What is a Cryptocurrency Wallet?
A wallet protects your cash and credit cards, but where are you storing your crypto. When buying digital currency through the trading platform/ exchange, you have the option to leave behind the ‘keys’ to your currency coins within the account in storage. But you could move them off the platform to a personal crypto wallet, which maybe software-connected to the Internet (hot wallet) or an offline device (cold storage). Learn about cryptocurrency wallets, and decide which storage option suits you. A regular old wallet stores your physical currency while your cryptocurrency wallet keeps your digital currency. Specialists in crypto and blockchain technology confirm that crypto-transactions need your wallet address, called your public key, and your private key. A public key is like the bank account number.
You can share it with others; such as people or institutions, so they could send money to you or even take money from your account with your authorization. They can see your public keys as your personal wallet’s address — a more compressed or hashed version of your public key. But a private key is your bank account password or the PIN to your debit card. You would prefer not to give that to anybody as that would give access to your account. As a purely digital currency, crypto is not directly held in your wallet and rather, the wallet stores information about both public and private keys, which maintain your ownership stake in the crypto. Using these keys, you either receive or send crypto transactions while storing your encrypted private key.
Types of Crypto Wallets
There exist different cryptocurrency storage options that serve different purposes, which depend on plans for your crypto. Long-term investors, holding on to it as a store of value, need the security of an offline storage wallet. Those involved in active transactions with crypto, prefer the speed and convenience which online hot wallets offer.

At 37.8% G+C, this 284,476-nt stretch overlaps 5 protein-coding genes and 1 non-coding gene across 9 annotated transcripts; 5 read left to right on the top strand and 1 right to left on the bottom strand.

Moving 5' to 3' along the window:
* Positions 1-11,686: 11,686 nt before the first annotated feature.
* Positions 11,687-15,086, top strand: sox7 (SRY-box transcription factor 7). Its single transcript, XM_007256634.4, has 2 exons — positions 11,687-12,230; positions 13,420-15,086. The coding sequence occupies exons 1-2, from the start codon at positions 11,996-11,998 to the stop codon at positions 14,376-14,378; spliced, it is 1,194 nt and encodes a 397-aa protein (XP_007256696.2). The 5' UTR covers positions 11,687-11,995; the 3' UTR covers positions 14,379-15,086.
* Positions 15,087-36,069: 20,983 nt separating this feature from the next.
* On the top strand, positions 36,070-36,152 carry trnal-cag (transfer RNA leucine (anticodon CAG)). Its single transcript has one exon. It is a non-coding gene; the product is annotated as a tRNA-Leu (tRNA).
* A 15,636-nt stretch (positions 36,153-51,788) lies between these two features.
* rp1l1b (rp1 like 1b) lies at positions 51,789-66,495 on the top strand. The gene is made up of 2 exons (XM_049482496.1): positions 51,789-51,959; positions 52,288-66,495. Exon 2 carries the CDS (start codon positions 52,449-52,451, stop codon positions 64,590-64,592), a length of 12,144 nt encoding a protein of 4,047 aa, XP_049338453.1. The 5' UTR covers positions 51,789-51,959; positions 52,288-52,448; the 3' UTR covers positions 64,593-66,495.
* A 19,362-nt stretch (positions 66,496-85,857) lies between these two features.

Hardware Wallets are called cold wallets or cold storage, storing your keys offline on devices not Internet-connected. Popular cold wallet devices are similar to a USB drive. Paper wallets with printed information about public/private keys onto a sheet, are used as cold storage. Crypto enthusiasts feel cold storage is the gold standard for protecting digital assets as these are offline, hardware wallets are most difficult to hack. But risks exist as hardware wallets are easily lost or misplaced causing inconvenience. Losing a device that holds keys to your investments and which are not recoverable once gone, is a big financial blow. Hacking remains a concern. If preferring cold storage, experts recommend buying devices directly from the manufacturer, rather than second-hand as buying from a third party, enhances the risk of tampered devices by hackers.
These are called hot wallets. If a hardware wallet is like the billfold in your purse, a software wallet is your online bank account. Often connected to an exchange, they’re user-friendly, and ensure a more mainstream market but with many risks if keeping funds online. Hot wallets take different forms. You access one through the crypto exchange used to buy your coins, download a software program to your computer desktop, or use a smartphone. All options leave your public/ private keys connected to the Internet, ensuring higher risk of hacking than cold storage options.